• Steve McIntyre
        Posted Oct 27, 2013 at 9:56 AM | Permalink | Reply

        Another important variable on Baffin Island is the change in ice elevation over the Holocene. The location of the present samples is near the Penny Ice Cap, which was described by David Fisher, a knowledgeable Canadian ice specialist here.

        During the LGM, Baffin Island glaciation was included in the Foxe Dome. In the early Holocene, Fisher argues that the glacier elevation was considerably higher than at present and was lowered through the high summer insolation of the early Holocene.

        There is extensive specialist literature on glaciation history on Baffin Island, a topic that has interested specialists for many years. It seems that ancient relicts from ice recession on Baffin Island have been regularly reported in specialist literature. For example, at the Barnes Ice Cap in northern Baffin Island, Pleistocene ice is apparently exposed through ice cap recession. It would be interesting to test the ice in the B231v “ice cap” and test to see if it can be classed as Pleistocene rather than Holocene ice.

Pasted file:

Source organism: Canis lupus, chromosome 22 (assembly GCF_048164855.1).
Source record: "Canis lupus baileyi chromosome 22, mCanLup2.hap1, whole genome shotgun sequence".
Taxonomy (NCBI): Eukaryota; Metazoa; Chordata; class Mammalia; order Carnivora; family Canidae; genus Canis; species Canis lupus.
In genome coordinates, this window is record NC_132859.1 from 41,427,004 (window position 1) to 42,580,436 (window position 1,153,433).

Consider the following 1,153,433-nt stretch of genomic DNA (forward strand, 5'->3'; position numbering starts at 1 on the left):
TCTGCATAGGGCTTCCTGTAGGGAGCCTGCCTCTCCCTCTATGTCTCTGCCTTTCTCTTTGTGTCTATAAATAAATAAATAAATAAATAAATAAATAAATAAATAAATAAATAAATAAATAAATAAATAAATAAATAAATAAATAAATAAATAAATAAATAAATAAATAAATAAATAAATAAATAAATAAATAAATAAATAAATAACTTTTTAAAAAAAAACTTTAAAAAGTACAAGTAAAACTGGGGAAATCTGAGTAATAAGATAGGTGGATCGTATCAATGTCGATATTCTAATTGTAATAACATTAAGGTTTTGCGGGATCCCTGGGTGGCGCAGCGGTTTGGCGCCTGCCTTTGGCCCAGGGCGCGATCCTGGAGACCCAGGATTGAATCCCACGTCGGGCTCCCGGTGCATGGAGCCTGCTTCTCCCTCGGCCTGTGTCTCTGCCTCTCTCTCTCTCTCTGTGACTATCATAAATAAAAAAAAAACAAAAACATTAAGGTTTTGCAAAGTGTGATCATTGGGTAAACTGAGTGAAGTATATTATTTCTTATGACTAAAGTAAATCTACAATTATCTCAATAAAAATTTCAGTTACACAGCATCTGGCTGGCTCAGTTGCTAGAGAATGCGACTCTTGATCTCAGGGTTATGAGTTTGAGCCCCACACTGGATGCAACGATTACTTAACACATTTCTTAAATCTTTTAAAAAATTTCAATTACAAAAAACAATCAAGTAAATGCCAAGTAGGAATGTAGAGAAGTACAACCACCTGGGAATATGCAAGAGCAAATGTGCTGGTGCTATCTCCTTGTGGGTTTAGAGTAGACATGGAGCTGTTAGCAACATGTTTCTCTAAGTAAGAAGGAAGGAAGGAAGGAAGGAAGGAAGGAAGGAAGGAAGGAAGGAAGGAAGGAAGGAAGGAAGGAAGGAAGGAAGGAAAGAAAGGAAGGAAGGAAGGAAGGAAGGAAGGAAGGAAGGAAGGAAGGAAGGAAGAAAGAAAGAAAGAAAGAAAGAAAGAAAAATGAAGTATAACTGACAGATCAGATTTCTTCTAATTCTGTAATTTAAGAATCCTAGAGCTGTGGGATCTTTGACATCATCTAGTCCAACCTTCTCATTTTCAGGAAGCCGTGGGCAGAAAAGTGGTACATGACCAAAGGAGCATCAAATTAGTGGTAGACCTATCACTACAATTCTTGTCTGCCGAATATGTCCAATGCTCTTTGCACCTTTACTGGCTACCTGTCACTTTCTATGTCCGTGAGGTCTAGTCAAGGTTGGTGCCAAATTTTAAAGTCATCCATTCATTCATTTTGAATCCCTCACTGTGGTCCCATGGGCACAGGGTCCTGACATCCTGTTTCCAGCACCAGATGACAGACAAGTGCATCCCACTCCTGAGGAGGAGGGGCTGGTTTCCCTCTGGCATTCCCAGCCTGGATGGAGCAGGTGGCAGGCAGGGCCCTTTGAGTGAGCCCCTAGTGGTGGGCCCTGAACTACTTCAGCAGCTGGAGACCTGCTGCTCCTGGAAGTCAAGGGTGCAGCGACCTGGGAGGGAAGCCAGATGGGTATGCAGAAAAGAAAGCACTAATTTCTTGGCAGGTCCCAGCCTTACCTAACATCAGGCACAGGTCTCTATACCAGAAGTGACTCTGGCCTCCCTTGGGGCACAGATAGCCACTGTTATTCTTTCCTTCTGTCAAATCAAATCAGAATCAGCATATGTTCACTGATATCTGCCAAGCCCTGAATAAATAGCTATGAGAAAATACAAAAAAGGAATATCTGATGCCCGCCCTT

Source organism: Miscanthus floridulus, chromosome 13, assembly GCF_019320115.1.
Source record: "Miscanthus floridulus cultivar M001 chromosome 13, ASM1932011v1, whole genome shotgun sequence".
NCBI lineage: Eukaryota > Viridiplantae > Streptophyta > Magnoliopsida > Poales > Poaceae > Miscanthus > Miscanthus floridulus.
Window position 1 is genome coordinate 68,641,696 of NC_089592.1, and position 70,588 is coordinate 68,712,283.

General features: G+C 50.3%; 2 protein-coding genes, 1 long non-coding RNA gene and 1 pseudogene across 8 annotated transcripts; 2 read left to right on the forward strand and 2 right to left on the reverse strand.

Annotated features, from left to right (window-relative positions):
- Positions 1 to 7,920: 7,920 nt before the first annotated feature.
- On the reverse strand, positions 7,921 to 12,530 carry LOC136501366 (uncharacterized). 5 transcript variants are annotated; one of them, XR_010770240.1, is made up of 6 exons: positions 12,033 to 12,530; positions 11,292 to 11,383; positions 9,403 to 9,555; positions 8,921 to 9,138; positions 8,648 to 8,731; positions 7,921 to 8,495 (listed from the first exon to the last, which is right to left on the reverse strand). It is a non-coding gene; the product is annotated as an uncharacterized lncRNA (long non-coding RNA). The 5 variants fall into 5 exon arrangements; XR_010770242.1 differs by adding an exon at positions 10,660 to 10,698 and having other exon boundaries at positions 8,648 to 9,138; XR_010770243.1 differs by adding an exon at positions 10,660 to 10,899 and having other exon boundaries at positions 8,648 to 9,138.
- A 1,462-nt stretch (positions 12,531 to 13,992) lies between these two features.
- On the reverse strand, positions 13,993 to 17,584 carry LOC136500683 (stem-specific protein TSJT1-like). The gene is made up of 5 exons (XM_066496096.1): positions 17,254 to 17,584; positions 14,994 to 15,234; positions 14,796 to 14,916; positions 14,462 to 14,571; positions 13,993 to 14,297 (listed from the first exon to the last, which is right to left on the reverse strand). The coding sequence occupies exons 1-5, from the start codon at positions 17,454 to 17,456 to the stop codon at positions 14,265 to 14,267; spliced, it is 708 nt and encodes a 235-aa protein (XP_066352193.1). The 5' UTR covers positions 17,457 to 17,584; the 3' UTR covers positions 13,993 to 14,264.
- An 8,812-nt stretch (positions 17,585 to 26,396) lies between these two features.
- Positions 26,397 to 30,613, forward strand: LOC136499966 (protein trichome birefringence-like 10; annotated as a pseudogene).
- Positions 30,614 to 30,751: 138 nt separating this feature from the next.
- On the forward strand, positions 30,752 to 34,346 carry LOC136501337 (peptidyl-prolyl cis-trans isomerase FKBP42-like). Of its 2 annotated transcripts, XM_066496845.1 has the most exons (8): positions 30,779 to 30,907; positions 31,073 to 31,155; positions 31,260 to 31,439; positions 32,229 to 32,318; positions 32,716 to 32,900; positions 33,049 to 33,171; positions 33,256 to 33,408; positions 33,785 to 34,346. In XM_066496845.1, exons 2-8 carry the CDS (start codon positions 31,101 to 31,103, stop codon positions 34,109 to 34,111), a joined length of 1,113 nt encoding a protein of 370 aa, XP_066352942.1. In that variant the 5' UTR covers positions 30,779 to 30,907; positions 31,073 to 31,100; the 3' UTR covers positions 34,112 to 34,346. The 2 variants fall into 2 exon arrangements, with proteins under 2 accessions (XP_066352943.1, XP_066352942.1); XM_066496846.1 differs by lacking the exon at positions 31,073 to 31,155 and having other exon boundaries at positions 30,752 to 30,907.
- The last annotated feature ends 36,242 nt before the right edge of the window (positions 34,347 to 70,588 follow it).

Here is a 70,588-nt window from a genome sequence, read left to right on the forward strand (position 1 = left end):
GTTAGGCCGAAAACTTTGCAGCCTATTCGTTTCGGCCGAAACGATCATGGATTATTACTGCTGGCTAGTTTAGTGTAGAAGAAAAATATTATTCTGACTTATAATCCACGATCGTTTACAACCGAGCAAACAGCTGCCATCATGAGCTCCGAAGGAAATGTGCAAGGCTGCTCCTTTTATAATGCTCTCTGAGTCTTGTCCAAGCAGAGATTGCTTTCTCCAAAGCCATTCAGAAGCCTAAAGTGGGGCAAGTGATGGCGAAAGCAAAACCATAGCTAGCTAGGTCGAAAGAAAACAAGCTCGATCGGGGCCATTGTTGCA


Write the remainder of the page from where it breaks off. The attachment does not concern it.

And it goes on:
Because of the very large changes on Baffin Island through the early Holocene, including a major reduction of glacier elevation, it is not evident that the recent exposures can in themselves constitute a comparison of Early Holocene and present temperatures, though they definitely show a resumption of the glacier drawdown that was interrupted by the Little Ice Age.

      • Posted Oct 27, 2013 at 11:21 AM | Permalink | Reply